Research directly investigating observers’ performance at distinguishing truths from lies in the specific context of confessions is limited, as is the number of studies comparing mode of communication in this context. Perhaps the most pertinent study on this topic examined observer assessments of the credibility of five truthful and five deceptive confessions provided by incarcerated prisoners [23]. Results revealed an overall accuracy rate of 53.9%, a relatively unimpressive performance level, not significantly better than chance alone. Similarly, an analysis of 20 brief (written/audiotaped) excerpts (mean length 10 seconds) of actual criminal confessions [24] yielded comparable levels of accuracy (55% to 62%). Even lower accuracy rates (33%) were reported for observers making veracity assessments on the basis of video-recorded confessions to mock crimes in the absence of supporting contextual information [25]. While these findings afford little optimism for success in discerning true from false confessions, performance accuracy improved when the modality of a confession was varied. For instance, participants achieved higher accuracy rates when confessions were presented in audio-only compared to audiovisual format [23]. These findings were congruent with most outcomes in the general deception literature (see [24, 26] for exceptions) indicating that observers tend to achieve higher accuracy rates when they attend to speech content (written transcripts) or vocal cues (audio recordings), compared to exposure to the full audiovisual presentation of the target (audiovisual recordings) [2734]. As noted by Vrij [35] these findings controverted the widely-held belief that “lie detection is easiest when the lie detector has access to the full picture of the potential liar and that just reading a textual version of a statement or just listening to someone’s voice hampers lie detection” (p. 303).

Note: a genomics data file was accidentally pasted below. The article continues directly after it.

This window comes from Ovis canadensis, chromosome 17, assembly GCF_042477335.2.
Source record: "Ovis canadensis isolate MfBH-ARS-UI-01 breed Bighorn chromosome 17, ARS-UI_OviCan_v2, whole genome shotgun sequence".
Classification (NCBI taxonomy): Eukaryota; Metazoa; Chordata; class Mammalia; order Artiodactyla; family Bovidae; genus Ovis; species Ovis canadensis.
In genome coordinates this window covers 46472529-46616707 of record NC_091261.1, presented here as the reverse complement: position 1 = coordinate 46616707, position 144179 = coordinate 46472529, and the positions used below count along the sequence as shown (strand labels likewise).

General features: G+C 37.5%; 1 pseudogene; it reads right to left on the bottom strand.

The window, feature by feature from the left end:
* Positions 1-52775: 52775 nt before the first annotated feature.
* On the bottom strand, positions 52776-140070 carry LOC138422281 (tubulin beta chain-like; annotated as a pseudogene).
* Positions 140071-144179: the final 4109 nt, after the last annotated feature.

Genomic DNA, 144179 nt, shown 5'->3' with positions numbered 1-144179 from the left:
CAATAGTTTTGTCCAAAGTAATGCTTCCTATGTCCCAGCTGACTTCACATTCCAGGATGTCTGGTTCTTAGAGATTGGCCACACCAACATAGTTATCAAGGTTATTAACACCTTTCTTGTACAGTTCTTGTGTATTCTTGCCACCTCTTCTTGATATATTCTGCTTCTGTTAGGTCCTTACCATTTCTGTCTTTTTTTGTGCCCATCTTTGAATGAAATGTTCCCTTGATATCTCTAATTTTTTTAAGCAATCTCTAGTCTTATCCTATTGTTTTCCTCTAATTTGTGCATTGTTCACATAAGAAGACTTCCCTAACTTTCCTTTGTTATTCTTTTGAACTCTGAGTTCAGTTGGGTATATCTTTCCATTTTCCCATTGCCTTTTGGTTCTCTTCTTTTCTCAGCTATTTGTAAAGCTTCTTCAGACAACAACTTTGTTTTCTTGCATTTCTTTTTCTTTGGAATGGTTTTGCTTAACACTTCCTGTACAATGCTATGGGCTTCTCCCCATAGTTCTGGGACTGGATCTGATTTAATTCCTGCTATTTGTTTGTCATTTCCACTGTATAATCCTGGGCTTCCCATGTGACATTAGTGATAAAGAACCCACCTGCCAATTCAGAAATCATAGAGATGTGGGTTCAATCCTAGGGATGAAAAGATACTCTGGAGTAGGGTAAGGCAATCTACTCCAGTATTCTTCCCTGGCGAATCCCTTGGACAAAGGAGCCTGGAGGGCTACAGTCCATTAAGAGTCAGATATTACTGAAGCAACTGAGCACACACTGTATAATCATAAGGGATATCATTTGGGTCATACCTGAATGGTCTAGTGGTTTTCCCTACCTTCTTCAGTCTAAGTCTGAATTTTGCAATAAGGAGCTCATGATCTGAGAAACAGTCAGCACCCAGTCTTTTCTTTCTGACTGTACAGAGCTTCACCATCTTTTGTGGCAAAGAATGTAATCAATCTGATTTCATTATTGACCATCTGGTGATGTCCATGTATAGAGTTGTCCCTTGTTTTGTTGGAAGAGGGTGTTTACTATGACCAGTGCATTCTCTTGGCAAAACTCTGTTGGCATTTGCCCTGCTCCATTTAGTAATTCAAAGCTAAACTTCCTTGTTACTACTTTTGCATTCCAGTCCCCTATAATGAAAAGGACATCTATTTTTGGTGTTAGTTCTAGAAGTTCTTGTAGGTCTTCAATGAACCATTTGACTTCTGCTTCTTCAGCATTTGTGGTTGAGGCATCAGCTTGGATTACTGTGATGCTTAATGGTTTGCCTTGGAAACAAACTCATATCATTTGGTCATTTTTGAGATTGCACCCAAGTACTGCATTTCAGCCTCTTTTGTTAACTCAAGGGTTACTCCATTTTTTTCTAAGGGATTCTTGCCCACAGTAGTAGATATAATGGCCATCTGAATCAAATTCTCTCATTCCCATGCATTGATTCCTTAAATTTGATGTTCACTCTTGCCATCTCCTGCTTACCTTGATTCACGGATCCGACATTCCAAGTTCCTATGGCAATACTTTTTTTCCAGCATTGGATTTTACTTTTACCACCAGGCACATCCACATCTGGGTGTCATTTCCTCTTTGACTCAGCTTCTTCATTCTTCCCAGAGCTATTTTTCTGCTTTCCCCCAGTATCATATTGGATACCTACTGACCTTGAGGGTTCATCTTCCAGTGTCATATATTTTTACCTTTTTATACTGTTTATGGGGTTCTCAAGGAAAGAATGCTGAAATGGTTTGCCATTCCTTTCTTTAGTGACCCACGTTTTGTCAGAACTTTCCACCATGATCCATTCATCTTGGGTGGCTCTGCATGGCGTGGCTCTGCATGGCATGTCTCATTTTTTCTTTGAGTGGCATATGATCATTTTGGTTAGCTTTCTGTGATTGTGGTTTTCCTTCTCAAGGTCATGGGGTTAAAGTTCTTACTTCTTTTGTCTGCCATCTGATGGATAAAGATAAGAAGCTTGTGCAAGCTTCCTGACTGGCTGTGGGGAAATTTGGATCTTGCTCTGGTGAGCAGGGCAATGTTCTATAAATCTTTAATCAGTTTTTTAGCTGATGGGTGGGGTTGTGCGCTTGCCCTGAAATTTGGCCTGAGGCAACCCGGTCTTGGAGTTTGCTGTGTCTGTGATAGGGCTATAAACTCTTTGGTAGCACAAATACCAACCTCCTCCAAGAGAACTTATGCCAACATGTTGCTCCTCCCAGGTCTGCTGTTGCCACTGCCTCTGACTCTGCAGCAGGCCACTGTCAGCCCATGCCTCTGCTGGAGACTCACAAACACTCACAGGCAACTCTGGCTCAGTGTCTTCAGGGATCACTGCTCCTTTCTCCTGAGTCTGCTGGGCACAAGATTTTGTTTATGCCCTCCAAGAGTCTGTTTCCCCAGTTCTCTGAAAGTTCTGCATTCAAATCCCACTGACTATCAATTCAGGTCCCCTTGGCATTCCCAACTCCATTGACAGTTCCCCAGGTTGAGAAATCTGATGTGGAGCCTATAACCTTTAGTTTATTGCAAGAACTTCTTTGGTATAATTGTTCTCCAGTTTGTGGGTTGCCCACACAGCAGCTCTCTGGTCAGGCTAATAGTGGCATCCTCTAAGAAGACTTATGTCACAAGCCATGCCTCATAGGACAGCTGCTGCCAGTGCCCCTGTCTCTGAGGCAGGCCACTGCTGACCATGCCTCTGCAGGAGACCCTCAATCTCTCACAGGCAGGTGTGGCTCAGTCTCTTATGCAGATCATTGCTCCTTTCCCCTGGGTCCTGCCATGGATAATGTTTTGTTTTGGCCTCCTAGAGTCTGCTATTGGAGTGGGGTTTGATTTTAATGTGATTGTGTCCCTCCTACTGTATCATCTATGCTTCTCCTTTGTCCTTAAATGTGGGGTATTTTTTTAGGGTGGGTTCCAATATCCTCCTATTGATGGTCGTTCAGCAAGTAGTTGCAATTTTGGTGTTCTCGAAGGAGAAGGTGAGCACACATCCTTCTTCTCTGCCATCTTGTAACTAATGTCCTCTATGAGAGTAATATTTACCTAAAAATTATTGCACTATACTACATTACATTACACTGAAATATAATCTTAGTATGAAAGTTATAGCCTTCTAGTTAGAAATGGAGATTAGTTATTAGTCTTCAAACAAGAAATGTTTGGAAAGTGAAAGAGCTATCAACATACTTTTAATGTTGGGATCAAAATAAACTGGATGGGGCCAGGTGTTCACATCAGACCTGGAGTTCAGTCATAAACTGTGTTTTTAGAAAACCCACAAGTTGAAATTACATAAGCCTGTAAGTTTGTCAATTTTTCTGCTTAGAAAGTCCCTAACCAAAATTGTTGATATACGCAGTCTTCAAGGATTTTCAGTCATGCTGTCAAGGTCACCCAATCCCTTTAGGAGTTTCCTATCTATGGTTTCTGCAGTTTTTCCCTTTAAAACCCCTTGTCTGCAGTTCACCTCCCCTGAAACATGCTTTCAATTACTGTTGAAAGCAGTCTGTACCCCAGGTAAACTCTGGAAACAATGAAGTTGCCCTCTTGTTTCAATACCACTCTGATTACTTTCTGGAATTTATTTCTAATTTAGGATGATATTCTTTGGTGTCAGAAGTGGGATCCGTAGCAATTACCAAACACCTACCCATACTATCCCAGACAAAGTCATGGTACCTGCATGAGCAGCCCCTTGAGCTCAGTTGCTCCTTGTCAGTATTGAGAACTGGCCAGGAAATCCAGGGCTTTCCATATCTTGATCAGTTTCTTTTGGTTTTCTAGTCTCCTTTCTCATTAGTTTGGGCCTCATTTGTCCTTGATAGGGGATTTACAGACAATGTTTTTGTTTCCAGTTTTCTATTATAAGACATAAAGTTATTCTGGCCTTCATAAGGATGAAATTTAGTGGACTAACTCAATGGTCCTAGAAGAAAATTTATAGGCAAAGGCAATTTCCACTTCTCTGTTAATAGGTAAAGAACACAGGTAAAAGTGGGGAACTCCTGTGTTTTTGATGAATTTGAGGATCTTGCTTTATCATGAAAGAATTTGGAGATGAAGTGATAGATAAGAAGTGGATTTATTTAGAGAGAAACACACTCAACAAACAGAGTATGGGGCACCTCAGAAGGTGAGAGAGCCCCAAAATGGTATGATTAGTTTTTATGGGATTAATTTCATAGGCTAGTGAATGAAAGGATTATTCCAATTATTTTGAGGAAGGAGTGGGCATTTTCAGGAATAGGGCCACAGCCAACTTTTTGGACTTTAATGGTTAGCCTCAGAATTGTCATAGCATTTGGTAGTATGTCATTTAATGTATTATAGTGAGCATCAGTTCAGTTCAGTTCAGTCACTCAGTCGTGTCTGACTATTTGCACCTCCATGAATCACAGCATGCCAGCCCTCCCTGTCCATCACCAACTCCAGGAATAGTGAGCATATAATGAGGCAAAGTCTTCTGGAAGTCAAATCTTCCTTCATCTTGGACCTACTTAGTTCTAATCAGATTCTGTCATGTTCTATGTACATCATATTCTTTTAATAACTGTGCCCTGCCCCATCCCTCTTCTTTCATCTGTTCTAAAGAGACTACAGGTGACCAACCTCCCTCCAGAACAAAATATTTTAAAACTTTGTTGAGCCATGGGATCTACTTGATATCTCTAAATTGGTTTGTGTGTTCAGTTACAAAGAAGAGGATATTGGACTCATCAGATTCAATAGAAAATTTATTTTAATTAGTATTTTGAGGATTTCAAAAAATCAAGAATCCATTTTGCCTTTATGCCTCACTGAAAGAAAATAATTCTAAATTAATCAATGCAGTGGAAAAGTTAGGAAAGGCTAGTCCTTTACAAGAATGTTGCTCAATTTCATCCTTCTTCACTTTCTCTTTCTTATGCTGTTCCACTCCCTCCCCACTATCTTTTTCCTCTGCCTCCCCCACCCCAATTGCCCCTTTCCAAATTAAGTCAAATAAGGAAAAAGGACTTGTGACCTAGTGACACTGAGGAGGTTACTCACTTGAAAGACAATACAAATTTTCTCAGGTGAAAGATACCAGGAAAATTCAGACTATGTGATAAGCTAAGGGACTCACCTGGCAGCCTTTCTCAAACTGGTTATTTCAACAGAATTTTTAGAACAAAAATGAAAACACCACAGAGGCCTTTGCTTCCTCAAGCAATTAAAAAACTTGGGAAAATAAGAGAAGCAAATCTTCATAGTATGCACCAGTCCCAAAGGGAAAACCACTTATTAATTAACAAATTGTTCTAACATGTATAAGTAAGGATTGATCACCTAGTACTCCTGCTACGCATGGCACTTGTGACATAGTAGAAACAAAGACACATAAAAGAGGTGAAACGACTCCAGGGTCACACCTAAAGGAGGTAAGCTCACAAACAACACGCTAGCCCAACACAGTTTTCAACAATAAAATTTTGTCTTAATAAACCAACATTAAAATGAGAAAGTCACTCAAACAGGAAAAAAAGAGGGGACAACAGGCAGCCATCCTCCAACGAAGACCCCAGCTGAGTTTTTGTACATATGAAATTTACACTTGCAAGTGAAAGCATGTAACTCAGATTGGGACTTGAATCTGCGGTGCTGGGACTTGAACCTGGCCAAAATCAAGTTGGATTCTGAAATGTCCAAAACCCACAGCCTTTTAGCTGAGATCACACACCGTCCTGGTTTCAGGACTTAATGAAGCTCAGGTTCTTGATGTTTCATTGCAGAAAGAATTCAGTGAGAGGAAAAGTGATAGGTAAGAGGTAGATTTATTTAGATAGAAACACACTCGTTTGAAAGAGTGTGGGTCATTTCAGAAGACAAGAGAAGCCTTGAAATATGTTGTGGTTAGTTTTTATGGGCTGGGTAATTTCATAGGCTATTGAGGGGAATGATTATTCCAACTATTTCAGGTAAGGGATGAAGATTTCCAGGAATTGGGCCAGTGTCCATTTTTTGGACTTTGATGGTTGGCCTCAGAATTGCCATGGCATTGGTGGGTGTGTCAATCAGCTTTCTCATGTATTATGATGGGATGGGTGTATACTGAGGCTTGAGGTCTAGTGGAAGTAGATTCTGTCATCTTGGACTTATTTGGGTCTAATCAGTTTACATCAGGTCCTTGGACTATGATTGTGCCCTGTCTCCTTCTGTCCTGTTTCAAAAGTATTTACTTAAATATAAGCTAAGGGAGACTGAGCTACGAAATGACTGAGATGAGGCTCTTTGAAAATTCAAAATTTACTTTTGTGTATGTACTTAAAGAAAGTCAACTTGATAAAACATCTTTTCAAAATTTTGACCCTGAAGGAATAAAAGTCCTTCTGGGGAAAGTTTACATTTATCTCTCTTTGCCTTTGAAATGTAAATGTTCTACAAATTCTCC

Differences in performance accuracy between presentation modalities may be attributed to the fact that when visual information is available, observers rely most heavily on nonverbal behaviours and are particularly drawn to stereotypical cues to deception (e.g., gaze aversion and fidgeting) to guide their deception judgments [26, 29, 3639]. Given the body of evidence showing that these cues are not indicative of deceit [40], it is unsurprising that judgments made on this basis are less accurate than those in response to vignettes where these potentially distracting cues are unavailable. This contention is supported by research suggesting that reliance on demeanour cues (e.g., physical movements, eye gaze, and interaction style) alone can result in poor accuracy at discriminating truths from lies [41]. Furthermore, research has shown that there are generally more valid verbal and speech-related cues to deception than nonverbal cues [19, 40, 42] and that observers’ notions about the validity of verbal cues to deception are generally more accurate than those concerning nonverbal cues [43]. Hence, observers may show increased detection accuracy when visual information is ignored or unavailable, perhaps allowing them to direct their attention to the more diagnostic speech content and/or vocal aspects of the message.